Using organisms to decontaminate soil
The German Ministry of Education and Research is funding a long-term soil remediation project run by the University of Jena. The project is to investigate and test biological methods for remediating soils contaminated with metal at the former uranium mining site near Ronneburg, Thuringia, to renew the soils, and to make them available for land use.
Decontaminating the legacy of uranium mining in the GDR
"Even today, 30 years after its end, the GDR is still ranked the third largest producer of uranium in the world. In eastern Thuringia and western Saxony, for example, more than 210,000 tonnes of the radioactive element were mined," says the microbiologist Prof. Erika Kothe of the University of Jena. She is leading the project together with the geoscientist Prof. Thorsten Schäfer. Following the uranium mining of the past, in the project, a possible re-use of the former mining areas is to be tested. Essentially, the soils there are still contaminated with heavy metals; acids are formed which dissolve the toxic metals and can thus pose a hazard to the groundwater. In the former mining area near Ronneburg, which is now managed by the government-owned Wismut GmbH, four test sites will be examined within the project. During the past four years, the University's geoscientists and microbiologists have been examining biocompatible methods for a long-term land use there, in particular for biomass production.
Based on the successes of the first funding phase, the government-funded project USER2 is about to focus on implementation of heavy metal land farming for sustainable landscape design and production of renewable energies from radionuclide-contaminated areas. For example, the research teams had planted trees, which appeared to grow in spite of the pollution, and may serve as renewable energy. Mycorrhiza, e.g. fly agarics of bay boletes, supply the trees with water and nutrient salts. In turn, the trees supply the fungi with products from photosynthesis. "Our goal is to find the best combination of fungi and trees," says Erika Kothe. "The heavy metals should remain in the mushrooms or—better still—soil bacteria should convert them into biominerals." To remove the toxins from the soils, the teams use an undergrowth.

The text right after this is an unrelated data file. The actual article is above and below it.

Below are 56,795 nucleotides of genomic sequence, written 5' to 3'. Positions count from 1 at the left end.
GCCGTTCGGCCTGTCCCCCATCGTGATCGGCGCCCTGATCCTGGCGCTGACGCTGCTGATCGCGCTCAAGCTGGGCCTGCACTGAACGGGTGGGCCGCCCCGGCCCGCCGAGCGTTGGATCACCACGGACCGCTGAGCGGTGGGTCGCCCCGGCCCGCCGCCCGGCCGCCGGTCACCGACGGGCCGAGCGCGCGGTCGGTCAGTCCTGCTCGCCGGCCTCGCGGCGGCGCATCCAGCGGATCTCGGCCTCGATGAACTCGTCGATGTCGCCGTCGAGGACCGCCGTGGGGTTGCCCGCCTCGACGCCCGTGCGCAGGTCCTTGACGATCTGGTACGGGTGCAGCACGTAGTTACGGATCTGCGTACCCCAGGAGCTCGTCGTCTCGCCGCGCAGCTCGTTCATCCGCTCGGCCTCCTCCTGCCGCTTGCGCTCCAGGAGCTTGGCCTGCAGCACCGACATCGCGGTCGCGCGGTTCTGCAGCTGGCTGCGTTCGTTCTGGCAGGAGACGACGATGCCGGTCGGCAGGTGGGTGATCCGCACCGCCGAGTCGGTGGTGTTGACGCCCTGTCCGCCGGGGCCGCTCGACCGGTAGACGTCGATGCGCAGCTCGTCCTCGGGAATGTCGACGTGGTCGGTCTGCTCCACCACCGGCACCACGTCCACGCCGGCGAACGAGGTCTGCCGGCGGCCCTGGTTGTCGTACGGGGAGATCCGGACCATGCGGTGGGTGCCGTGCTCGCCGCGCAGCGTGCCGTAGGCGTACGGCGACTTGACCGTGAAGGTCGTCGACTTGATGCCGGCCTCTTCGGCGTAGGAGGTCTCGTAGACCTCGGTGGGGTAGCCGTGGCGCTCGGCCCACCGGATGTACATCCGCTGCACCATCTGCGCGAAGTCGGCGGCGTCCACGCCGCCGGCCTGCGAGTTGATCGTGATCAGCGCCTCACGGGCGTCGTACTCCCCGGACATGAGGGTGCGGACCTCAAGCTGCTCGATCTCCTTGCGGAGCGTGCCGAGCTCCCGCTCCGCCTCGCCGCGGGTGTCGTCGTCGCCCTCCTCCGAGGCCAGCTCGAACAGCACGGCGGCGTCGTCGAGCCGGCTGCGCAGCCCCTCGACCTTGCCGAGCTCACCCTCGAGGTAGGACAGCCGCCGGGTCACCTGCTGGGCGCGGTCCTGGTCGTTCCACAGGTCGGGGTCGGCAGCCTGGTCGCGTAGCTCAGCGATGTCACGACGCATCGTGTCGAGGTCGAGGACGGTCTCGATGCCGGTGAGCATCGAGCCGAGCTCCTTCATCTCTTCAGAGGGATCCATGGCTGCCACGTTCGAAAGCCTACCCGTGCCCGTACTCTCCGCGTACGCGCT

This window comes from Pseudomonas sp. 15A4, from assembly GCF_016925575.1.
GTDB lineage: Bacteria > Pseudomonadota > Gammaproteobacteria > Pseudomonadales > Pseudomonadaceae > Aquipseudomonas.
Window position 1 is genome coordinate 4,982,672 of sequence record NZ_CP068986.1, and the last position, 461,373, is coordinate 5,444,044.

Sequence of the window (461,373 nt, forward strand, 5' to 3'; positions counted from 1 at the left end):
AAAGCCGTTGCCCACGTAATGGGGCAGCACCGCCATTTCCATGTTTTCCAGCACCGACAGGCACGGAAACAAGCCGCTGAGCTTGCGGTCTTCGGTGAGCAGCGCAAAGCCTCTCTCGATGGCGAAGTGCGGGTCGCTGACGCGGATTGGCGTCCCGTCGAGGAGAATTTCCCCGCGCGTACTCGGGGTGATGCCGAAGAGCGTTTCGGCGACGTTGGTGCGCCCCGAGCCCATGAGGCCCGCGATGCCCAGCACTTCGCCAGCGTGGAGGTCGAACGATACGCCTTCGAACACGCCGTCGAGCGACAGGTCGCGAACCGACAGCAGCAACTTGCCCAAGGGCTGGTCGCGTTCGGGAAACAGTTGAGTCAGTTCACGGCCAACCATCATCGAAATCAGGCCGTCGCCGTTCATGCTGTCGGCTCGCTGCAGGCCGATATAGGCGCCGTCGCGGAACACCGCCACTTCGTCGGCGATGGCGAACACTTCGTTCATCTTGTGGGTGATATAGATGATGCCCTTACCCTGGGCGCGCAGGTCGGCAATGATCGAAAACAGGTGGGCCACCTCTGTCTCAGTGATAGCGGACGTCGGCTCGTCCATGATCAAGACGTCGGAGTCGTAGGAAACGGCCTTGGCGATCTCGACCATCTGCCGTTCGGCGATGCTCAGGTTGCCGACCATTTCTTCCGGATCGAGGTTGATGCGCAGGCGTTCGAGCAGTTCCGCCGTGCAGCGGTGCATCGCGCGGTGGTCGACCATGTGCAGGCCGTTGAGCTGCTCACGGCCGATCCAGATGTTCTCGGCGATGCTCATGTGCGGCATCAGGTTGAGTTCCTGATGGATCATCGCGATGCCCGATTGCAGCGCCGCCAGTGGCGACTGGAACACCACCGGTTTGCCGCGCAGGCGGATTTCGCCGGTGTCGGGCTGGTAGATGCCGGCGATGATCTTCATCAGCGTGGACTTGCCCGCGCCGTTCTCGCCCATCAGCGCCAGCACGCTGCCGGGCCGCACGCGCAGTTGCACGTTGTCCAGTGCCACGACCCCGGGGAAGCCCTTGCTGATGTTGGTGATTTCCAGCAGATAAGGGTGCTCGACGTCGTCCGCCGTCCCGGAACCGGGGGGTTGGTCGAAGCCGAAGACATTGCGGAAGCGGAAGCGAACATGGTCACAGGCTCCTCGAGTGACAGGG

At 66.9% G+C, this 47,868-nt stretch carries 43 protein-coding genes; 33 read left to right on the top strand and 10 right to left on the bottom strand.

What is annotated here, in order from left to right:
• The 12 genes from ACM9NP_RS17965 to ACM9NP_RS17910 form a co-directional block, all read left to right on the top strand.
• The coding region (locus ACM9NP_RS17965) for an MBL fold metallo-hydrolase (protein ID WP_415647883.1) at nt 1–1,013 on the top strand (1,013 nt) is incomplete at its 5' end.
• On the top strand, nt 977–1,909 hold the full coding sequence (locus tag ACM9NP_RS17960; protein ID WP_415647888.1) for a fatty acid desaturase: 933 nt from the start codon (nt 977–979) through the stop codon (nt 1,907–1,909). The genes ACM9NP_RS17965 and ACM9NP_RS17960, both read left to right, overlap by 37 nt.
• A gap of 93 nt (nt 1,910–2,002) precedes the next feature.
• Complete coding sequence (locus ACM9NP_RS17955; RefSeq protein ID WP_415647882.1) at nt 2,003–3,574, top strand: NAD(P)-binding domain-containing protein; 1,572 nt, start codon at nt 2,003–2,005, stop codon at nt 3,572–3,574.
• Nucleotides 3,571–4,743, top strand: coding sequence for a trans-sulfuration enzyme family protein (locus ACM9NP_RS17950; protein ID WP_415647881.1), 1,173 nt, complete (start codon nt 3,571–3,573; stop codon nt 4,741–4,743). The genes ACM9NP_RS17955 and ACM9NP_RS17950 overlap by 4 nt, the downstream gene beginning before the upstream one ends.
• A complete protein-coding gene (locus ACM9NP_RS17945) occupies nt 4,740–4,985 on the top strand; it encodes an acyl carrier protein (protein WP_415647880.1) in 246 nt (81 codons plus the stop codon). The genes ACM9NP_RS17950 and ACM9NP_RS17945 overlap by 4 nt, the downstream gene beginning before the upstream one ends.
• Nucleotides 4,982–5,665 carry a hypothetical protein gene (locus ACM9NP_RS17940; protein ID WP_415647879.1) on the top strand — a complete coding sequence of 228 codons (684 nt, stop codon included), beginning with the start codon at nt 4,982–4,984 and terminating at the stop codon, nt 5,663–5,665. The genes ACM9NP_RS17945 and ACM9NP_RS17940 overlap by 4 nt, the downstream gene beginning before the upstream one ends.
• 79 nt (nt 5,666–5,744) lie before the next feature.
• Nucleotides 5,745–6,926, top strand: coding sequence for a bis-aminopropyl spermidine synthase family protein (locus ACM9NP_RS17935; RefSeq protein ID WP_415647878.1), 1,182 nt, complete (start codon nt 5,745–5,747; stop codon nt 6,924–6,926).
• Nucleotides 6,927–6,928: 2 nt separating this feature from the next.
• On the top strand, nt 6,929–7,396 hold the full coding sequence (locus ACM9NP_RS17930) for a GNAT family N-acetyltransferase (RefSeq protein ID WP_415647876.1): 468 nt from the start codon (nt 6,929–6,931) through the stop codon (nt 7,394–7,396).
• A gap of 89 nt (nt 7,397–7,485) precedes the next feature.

Bioremediation of soil and re-use
To remove the metals from the soil, the team plants herbaceous plants such as red fescue or rye. "The herbaceous plants remove the toxins from the soil. They can then be harvested, incinerated, and the ashes safely deposited," explains Kothe. "This way, the soil is improved in the long-term without major technical effort. Moreover, the trees planted can be burnt or their lignocellulose can be chemically converted into biofuel." In addition, the herbaceous undergrowth protects the soil against erosion. Like the trees, the undergrowth, too, can benefit from soil bacteria and fungi provided that suitable microbes can be found.
During this new 3-year-long project, the interdisciplinary team wants to continue with the various trial plantings on site, curb soil erosion, and take stock. Apart from these, they will study the transport of heavy metals in the form of nanoparticles in water. An integral part of the project are students who conduct annual intensive measurements and analyses of the plants, fungi, and soil bacteria. This one-week visit to the site in the fifth semester is part of the bachelor's programme in biogeosciences at the University of Jena. Yet students are introduced to the test site even at an earlier stage. Each year there is an excursion to Ronneburg being part of the lecture on bio-geo interactions during their first semester.
Provided by Friedrich Schiller University of Jena